I was reading through Penrose's *Road to Reality* when I saw his interesting description of the Dirac electron (Chapter 25, Section 2). He points out that in the two-spinor formalism, Dirac's one equation for a massive particle can be rewritten as two equations for two interacting massless particles, where the coupling constant of the interaction is the mass of the electron. In the Dirac formalism, we can write the electron field as $\psi = \psi_L + \psi_R$ where $\psi_L = \frac{1}{2}(1-\gamma_5)\psi$ and $\psi_R = \frac{1}{2}(1+\gamma_5)\psi$. Then the Lagrangian is:

$$
\mathcal{L}=i\bar{\psi}\gamma^\mu\partial_\mu\psi - m\bar{\psi}\psi
$$
$$
\mathcal{L}=i\bar{\psi}_L\gamma^\mu\partial_\mu\psi_L+i\bar{\psi}_R\gamma^\mu\partial_\mu\psi_R - m(\bar{\psi}_L\psi_R + \bar{\psi}_R\psi_L)
$$

This is the Lagrangian of two massless fields, one left-handed and one right-handed, which interact with coupling constant $m$.

He then pictorially explains his interpretation by drawing this interaction Feynman-diagram-style. The initial particle (L or R) travels at speed $c$ (with luminal momentum) until it "interacts" and transforms into the other particle (R or L) which also travels at speed $c$ **but in the opposite direction**. This "zig-zagging" of the particles causes the two-particle system to travel at a net velocity which is less than $c$, thus giving the electron a subluminal momentum, thereby granting it a mass of $m$. He later states that this interaction is mediated by the Higgs boson, which we get if we replace the coupling constant $m$ with the Higgs field.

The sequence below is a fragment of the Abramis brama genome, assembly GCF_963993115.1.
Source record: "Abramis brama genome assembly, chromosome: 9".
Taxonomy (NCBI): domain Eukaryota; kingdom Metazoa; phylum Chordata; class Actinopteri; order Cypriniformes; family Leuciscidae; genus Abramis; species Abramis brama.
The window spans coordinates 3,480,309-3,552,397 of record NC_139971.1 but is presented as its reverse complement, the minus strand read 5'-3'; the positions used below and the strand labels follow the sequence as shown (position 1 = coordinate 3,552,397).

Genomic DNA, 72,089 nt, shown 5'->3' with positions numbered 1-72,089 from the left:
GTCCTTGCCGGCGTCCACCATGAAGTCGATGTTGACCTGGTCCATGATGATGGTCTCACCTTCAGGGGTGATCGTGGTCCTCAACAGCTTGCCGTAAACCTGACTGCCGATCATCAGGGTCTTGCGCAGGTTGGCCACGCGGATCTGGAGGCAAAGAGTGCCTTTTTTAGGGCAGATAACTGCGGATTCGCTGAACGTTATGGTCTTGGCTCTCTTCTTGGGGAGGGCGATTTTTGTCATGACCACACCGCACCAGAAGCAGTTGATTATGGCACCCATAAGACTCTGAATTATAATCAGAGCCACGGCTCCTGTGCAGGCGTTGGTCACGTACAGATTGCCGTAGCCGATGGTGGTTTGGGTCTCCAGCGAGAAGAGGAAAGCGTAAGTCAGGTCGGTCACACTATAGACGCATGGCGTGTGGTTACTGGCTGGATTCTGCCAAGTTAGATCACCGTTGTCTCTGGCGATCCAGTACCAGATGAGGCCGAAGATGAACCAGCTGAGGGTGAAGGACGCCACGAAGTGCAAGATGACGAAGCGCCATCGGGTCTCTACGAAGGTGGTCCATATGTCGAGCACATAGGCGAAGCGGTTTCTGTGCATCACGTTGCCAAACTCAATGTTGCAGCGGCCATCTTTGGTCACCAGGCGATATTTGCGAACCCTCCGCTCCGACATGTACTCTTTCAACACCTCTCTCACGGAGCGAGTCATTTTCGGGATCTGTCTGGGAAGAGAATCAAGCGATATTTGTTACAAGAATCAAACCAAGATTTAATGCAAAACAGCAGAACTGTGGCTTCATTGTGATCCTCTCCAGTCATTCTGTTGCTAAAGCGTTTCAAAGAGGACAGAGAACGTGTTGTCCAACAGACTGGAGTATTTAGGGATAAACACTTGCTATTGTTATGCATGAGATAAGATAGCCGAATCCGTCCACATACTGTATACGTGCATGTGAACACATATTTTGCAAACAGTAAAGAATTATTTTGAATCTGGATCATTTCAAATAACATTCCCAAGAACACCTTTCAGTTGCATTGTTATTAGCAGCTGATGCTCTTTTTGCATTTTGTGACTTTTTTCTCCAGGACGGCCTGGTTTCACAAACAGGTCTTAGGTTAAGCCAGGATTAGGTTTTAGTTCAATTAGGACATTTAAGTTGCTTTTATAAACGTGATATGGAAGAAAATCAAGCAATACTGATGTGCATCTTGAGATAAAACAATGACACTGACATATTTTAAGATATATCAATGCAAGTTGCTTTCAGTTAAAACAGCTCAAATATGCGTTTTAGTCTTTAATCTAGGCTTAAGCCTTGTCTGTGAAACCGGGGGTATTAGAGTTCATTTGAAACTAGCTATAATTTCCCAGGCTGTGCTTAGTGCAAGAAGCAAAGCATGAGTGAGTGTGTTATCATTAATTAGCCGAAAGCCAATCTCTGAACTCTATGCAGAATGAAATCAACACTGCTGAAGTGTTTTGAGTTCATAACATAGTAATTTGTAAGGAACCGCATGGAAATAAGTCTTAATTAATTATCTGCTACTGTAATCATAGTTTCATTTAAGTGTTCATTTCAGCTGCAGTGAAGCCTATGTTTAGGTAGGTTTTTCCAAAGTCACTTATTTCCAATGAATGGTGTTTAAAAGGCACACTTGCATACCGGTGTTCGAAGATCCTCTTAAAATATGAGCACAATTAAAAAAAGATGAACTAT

I've tried to put this argument into a mathematical setting, deriving the massive propagator from the two massless propagators via perturbation methods, but what I can't seem to get around is the **conservation of momentum**. When a "zig" particle changes into a "zag", the direction changes and thus the new particle gains momentum out of "nowhere." If we involve Higgs, then the Higgs boson could carry away/grant the necessary momentum, but I want to know if the model can work without involving the Higgs. Is this possible?

This post imported from StackExchange Physics at 2024-08-15 20:45 (UTC), posted by SE-user FrancisFlute